If you want to really understand the scope of California’s water problems you have to look beyond the snowpack and reservoir measurements. Or really, below them, to our groundwater resources.
We now know that we’re depleting groundwater in many areas faster than it can be replenished by nature or ourselves. No one knows this better than hydrologist Jay Famiglietti, the senior water scientist at the NASA Jet Propulsion Laboratory (JPL) at the California Institute of Technology and a professor of Earth System Science and Civil and Environmental Engineering at the University of California, Irvine.
Famiglietti is among a team of researchers at JPL who have been using satellite hydrologic monitoring to understand changes in the earth’s water, including underground. Their research relies on the Gravity Recovery and Climate Experiment (GRACE) mission, which gathers information from two satellites orbiting the earth at about 249 miles (400km).
As the satellites fly over an area with more water mass on the ground, the region creates a greater gravitational tug on the satellites and pulls them closer to the earth by just a few millimeters. The opposite happens if they orbit over a place, such as California’s Central Valley, that has lost water mass because of groundwater depletion. In that case, the satellites orbit just a bit higher.
Famiglietti describes the GRACE system as being like a scale in the sky. What it measures is subtle yet immeasurably important. The team’s work has tracked critical water losses to major aquifers across the world, including here in California.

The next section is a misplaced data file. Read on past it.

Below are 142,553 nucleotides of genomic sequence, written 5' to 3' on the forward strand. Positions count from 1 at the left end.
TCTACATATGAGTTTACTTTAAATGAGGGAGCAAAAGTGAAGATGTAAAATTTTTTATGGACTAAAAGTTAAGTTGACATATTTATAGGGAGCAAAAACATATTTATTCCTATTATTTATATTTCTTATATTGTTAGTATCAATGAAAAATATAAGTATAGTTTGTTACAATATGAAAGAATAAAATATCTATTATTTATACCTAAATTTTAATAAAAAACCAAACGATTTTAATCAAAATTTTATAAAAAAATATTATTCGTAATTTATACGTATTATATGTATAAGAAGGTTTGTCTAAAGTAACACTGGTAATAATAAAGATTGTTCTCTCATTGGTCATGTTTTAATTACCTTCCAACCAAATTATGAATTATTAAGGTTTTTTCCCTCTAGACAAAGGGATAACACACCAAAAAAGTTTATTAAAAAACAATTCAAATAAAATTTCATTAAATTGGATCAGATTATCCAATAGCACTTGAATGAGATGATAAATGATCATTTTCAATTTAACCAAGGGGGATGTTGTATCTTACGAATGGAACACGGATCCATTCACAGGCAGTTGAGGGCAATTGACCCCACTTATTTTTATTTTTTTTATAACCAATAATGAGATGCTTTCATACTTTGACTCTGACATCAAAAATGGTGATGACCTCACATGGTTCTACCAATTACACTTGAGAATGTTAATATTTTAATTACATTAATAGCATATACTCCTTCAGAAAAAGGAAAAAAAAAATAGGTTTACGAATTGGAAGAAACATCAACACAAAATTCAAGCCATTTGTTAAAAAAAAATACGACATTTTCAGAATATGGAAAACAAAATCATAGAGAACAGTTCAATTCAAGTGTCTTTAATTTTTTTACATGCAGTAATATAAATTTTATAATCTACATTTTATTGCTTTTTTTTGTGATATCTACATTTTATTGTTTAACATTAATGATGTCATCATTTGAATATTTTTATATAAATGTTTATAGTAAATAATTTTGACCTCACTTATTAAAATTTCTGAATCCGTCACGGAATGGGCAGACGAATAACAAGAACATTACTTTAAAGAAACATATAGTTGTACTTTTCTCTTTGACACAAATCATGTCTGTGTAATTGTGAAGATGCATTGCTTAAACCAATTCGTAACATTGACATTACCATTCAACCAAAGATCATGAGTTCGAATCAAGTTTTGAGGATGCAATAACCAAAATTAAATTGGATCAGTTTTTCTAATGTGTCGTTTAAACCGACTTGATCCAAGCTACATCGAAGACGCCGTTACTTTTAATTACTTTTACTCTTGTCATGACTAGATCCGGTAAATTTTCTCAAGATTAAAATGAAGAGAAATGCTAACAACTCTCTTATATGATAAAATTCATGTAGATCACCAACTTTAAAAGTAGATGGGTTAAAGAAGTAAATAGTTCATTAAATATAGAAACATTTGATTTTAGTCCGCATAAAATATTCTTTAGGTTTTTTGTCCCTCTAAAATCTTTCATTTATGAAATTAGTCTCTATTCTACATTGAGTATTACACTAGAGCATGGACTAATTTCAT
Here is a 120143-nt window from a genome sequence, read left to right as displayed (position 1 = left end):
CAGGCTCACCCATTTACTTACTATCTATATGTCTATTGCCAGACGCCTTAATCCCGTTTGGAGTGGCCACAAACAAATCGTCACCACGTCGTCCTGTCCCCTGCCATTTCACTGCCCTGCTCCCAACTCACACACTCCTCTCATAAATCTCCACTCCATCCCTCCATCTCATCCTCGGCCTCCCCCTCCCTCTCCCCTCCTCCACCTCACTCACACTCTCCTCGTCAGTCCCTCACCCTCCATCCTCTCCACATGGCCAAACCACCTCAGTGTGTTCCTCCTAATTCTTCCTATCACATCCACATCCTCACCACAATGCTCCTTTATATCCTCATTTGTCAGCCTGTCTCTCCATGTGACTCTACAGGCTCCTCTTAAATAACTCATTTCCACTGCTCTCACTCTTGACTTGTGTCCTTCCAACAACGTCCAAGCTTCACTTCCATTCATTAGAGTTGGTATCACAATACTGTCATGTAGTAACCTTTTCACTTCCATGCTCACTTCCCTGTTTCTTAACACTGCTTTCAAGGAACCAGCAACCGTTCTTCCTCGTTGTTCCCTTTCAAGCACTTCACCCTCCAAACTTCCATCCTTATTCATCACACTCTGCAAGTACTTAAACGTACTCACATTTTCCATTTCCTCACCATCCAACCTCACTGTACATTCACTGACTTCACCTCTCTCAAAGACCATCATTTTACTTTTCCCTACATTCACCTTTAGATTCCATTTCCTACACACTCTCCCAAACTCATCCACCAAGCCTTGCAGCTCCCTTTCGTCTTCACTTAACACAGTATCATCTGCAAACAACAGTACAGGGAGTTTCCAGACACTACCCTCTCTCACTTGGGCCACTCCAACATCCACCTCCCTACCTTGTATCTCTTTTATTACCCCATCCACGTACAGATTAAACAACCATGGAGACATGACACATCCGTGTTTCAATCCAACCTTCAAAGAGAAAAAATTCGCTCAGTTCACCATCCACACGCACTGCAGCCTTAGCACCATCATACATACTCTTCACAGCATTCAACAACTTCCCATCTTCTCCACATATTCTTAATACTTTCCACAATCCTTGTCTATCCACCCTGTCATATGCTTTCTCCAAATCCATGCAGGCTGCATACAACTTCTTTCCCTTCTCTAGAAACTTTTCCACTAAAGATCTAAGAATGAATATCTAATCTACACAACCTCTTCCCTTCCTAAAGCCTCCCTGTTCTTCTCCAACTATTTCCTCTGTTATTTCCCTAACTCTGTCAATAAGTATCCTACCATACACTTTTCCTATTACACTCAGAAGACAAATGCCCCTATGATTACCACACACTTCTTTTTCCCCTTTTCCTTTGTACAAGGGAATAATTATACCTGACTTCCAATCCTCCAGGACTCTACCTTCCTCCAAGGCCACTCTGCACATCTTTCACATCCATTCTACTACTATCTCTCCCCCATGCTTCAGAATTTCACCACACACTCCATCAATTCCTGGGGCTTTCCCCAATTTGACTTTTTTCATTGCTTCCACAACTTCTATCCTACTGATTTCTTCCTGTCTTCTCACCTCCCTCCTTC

Water Deeply recently spoke to Famiglietti about what his research has uncovered and what it means for California’s water future.
Water Deeply: The GRACE mission measures a change in the amount of water, but not how much water is in our aquifers, right?
Jay Famiglietti: That’s quite right. It should give us the delta and it gives us the change in the total amount of water stored all lumped together – the surface water, the soil moisture, the groundwater and the snow. That’s part of the research we have to do – figure out how much is snow, how much is groundwater, etc.
Water Deeply: Do we have a good understanding of how much groundwater we have in places like the Central Valley?
Jay Famiglietti: No. We really don’t. Those measurements have never really been made. There are some very old numbers that are floating around in some old USGS [United States Geologic Survey] reports, but when you read the details very carefully you realize no one ever made the measurements and it’s just really anyone’s guess.
Water Deeply: But it’s possible to measure that, right?
Jay Famiglietti: Well, sure, we could drill it. We could explore it the same way we explore oil reservoirs. But we haven’t done that with water for many, many reasons. The value isn’t high enough to make it worthwhile and the population hasn’t been big enough and I think we are just getting to the point now where we think “Jeez, we better tackle this problem.”
Water Deeply: You’ve found a number of the world’s largest aquifers are being depleted. One of these is right here in California in the Central Valley. What’s happening there?
Jay Famiglietti: The pattern that we follow in the Central Valley is the same one we follow all over the world, which is that in wet years we use less groundwater and in dry years we use a lot more groundwater. And when you add up those wet versus dry years over time in places like California, it’s mostly dry. So we are mostly depleting the groundwater and that groundwater has been in long-term decline, basically since the day we started pumping it.